Eating fast leads to insulin resistance: findings in middle-aged Japanese men and women

Prev Med. 2008 Feb;46(2):154-9. doi: 10.1016/j.ypmed.2007.07.031. Epub 2007 Aug 3.


Objective: To examine relationships between speed of eating and insulin resistance.

Methods: Cross-sectional study of 2704 male (mean age and BMI: 48.2 y and 23.3 kg/m(2)) and 761 female (46.3 y and 21.8 kg/m(2)) non-diabetic Japanese civil servants, 75% clerical, and 25% manual laborers, using a two-part questionnaire on life-style factors and diet history with self-assessment of categorical speed of eating and energy intake over a 1-month period. We measured BMI, blood glucose and insulin concentrations and calculated insulin resistance using the homeostasis model assessment of insulin resistance: (HOMA-IR).

Results: BMI correlated with eating rate in both sexes, and with daily energy intake in men. Multiple regression analysis of log HOMA-IR by categorical speed of eating, adjusting for age, energy intake and lifestyle factors showed a statistically significant gradual increase in HOMA-IR with increases in relative eating rate in men (p<0.001, for trend) and in women (p<0.01). Adjusting for BMI, this positive relationship appeared only in men (p=0.03).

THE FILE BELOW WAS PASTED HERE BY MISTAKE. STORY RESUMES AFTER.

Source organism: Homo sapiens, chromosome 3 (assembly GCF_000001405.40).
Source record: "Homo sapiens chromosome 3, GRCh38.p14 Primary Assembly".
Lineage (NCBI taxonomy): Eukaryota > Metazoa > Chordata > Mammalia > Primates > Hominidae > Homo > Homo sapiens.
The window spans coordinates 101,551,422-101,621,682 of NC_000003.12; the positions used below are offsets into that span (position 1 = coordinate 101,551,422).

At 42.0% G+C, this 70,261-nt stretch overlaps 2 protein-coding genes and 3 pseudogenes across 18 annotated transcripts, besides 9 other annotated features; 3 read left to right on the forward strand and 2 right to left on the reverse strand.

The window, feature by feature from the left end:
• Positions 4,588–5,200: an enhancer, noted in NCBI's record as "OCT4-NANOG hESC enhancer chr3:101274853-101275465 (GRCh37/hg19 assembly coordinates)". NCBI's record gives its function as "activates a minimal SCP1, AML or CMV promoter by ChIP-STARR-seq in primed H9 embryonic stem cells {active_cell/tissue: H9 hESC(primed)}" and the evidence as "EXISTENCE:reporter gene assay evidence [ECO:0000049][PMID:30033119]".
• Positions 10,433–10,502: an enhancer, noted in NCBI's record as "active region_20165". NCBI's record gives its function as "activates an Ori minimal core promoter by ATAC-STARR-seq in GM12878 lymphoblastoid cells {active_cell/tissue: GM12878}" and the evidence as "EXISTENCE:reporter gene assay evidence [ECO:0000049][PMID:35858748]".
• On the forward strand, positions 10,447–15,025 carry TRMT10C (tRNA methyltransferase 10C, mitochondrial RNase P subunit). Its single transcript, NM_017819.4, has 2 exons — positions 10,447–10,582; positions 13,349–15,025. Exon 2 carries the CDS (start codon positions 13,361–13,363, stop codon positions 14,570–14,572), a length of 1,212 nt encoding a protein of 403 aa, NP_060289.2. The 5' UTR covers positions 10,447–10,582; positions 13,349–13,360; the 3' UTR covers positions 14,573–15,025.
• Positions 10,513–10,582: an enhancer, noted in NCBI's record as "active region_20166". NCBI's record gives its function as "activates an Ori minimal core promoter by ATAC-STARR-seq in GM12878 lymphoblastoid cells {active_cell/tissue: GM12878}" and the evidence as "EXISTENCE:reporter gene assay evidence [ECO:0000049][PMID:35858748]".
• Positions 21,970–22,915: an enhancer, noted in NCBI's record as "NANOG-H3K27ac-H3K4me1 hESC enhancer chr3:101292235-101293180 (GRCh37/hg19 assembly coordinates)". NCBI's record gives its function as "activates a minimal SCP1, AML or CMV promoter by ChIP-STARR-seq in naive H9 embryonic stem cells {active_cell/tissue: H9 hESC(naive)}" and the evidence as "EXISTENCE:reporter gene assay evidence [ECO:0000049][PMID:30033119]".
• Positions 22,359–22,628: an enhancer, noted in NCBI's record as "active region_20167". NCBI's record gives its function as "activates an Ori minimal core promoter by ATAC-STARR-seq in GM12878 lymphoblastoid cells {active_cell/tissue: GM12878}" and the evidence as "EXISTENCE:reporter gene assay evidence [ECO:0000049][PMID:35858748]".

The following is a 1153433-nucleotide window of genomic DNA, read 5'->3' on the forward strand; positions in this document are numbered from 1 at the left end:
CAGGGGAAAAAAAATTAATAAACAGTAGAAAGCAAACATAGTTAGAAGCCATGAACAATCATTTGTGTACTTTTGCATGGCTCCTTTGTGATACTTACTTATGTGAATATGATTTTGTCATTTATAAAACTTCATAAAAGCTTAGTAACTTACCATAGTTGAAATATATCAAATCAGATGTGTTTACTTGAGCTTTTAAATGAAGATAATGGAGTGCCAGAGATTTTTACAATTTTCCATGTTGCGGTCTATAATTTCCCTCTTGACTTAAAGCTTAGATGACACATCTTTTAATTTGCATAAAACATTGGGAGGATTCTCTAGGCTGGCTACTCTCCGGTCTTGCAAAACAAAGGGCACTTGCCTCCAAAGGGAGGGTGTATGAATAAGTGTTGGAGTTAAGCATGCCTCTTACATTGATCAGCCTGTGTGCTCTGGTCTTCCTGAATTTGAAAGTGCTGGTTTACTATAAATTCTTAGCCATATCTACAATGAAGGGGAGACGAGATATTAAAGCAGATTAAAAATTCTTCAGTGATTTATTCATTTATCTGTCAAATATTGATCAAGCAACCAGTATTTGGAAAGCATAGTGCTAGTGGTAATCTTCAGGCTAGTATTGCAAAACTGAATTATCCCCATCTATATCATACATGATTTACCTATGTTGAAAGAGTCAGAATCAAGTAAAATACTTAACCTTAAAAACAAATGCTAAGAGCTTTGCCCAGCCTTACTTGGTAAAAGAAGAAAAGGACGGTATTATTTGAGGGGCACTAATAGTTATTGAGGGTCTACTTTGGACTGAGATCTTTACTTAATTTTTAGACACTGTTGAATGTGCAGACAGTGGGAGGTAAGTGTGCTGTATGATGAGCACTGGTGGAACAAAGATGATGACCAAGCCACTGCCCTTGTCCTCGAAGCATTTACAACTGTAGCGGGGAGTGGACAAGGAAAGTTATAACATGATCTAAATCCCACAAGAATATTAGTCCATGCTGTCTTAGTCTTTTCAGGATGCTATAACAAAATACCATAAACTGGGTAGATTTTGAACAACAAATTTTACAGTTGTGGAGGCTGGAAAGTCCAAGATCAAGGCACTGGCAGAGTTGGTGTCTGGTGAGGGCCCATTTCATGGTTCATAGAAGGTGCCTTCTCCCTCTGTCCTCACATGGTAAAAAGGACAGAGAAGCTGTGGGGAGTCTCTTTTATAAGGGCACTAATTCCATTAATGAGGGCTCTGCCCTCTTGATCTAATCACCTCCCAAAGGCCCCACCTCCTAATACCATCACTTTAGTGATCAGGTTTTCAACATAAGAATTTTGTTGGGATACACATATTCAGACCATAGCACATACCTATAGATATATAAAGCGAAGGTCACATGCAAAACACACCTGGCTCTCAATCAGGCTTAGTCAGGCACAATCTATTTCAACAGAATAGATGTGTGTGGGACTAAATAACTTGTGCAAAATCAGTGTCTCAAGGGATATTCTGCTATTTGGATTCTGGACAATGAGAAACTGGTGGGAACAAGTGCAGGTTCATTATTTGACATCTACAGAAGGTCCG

Conclusions: Our results suggest that eating fast is independently associated with insulin resistance in middle-aged Japanese men and women.

Publication types

  • Research Support, Non-U.S. Gov't

MeSH terms

  • Adult
  • Aged
  • Blood Glucose / analysis
  • Body Mass Index
  • Cross-Sectional Studies
  • Energy Intake
  • Feeding Behavior / physiology*
  • Female
  • Humans
  • Insulin / analysis
  • Insulin / blood
  • Insulin Resistance / physiology*
  • Japan
  • Male
  • Middle Aged
  • Obesity
  • Surveys and Questionnaires
  • Time Factors


  • Blood Glucose
  • Insulin